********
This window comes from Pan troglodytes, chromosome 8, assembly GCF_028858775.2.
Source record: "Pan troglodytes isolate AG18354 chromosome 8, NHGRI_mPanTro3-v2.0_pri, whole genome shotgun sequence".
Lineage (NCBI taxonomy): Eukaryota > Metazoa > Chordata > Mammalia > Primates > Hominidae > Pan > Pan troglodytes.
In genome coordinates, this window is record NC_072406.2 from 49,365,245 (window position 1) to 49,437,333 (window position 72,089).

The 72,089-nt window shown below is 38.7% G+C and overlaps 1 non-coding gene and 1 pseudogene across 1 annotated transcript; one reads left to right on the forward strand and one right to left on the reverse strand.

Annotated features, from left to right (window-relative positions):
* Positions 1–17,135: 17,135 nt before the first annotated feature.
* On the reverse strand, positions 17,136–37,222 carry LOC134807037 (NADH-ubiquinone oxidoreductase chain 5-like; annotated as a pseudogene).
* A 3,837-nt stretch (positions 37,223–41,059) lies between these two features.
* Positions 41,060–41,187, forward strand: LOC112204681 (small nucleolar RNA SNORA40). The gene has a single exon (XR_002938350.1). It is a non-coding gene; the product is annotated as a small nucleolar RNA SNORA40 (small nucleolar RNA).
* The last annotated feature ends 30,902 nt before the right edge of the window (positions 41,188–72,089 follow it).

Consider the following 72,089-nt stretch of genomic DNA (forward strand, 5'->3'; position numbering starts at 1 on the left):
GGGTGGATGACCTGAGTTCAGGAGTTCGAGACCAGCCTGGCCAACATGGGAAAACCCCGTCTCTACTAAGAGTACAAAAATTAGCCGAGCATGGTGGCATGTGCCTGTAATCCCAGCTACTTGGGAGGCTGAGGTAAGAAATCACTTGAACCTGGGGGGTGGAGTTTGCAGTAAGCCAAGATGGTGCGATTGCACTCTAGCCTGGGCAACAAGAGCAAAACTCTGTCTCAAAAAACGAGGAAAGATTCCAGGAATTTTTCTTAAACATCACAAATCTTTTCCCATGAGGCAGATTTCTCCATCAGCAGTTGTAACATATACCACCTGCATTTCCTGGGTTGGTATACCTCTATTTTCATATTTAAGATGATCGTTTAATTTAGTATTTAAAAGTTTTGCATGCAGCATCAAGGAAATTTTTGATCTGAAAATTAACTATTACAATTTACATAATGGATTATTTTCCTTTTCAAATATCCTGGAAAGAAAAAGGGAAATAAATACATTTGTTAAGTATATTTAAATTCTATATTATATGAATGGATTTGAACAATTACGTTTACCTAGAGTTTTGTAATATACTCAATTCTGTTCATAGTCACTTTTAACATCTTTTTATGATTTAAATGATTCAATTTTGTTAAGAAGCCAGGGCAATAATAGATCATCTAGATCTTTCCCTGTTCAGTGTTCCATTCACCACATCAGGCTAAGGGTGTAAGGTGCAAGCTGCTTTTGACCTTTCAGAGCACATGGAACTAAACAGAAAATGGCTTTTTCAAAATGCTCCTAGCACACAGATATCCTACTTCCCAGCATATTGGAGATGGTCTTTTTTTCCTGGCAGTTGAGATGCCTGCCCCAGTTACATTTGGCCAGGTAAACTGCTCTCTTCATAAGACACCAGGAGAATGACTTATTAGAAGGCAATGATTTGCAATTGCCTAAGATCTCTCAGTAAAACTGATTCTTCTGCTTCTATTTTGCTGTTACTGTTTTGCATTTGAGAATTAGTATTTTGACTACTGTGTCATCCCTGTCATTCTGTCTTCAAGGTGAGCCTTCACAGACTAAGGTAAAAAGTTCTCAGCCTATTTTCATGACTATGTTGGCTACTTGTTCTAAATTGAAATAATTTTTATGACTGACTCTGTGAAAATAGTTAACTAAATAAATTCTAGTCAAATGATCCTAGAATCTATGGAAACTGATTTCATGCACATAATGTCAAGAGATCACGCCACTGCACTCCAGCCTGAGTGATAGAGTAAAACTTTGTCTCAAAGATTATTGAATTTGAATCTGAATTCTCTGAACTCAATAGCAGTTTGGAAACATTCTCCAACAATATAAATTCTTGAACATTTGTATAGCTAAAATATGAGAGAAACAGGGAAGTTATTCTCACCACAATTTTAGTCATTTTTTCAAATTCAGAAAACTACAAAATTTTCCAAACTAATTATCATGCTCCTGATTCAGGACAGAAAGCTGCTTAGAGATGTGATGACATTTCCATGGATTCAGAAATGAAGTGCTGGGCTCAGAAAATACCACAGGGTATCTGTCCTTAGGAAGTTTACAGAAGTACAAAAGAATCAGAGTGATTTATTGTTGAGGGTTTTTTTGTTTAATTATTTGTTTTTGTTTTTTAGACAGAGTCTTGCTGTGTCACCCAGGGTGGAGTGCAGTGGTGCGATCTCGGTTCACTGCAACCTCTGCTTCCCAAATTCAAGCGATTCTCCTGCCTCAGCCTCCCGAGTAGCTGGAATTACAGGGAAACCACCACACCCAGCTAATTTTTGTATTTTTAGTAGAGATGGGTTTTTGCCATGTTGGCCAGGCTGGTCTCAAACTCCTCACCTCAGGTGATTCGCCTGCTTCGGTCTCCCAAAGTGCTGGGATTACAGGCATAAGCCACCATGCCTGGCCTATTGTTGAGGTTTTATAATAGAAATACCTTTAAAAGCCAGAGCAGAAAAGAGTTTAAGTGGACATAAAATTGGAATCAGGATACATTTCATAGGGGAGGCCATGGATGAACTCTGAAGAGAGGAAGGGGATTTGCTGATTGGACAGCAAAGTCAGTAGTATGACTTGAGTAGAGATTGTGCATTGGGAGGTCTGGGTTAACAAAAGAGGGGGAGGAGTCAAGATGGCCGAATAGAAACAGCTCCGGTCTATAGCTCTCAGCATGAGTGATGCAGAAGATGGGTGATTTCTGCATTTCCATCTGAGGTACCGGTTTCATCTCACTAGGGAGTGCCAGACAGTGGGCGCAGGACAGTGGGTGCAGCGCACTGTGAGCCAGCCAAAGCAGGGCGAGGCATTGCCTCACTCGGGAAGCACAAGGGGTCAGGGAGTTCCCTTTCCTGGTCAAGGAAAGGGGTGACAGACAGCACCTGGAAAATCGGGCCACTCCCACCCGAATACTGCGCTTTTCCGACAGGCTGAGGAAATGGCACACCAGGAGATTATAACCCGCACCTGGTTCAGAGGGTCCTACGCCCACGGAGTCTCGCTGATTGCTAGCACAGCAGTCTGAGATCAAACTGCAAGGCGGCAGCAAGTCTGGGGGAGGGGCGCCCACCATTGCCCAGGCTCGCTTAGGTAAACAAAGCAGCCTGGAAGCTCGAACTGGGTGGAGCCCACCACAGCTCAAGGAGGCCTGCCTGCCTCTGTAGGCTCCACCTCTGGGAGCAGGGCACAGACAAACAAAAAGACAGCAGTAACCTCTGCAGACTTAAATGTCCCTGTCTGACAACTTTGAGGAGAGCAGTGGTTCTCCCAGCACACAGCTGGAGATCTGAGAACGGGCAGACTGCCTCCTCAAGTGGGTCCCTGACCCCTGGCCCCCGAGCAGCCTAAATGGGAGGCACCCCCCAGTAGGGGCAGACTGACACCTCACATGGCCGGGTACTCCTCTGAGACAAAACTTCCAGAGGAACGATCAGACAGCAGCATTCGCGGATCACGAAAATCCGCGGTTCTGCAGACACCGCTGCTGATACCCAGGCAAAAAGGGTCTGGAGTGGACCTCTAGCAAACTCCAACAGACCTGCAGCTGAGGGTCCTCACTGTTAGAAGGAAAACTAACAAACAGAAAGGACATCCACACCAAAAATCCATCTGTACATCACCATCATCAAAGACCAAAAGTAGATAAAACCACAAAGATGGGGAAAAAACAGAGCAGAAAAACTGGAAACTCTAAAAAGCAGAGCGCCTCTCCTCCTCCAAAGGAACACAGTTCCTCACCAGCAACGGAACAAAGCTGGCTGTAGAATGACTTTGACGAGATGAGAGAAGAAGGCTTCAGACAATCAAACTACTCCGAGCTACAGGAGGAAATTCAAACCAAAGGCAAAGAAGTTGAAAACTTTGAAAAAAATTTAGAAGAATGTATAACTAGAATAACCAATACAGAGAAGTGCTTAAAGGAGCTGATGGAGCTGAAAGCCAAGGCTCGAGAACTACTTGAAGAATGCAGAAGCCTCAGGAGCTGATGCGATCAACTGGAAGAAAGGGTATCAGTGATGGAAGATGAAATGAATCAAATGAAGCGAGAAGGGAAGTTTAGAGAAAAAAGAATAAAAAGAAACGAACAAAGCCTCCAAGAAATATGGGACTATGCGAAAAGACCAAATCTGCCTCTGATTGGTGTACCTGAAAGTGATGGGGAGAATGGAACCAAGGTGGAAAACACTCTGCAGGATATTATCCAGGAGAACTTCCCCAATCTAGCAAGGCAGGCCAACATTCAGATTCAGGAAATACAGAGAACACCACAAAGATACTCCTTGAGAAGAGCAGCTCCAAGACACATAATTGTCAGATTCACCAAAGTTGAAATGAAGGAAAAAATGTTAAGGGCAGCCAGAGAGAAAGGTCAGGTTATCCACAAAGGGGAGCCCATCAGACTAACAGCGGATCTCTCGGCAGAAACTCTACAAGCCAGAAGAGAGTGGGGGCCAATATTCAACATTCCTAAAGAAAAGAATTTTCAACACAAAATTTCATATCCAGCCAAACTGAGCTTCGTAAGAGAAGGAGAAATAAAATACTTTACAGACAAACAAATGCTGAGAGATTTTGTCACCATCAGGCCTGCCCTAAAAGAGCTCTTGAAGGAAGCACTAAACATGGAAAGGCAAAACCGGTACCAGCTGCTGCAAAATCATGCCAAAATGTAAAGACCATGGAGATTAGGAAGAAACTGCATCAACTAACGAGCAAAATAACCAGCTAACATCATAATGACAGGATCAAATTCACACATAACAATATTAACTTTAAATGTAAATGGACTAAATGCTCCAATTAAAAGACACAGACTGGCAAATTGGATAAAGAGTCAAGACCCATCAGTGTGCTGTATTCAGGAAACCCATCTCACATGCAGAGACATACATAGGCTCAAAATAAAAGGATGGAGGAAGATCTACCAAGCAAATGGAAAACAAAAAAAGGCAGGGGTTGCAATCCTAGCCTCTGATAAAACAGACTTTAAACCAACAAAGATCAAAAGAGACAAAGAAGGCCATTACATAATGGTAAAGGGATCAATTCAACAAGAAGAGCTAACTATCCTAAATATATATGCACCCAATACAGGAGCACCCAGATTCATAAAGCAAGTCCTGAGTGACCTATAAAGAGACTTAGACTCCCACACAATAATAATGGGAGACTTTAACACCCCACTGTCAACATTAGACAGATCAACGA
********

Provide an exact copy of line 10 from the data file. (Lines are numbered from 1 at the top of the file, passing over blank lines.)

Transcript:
* Positions 41,060–41,187, forward strand: LOC112204681 (small nucleolar RNA SNORA40). The gene has a single exon (XR_002938350.1). It is a non-coding gene; the product is annotated as a small nucleolar RNA SNORA40 (small nucleolar RNA).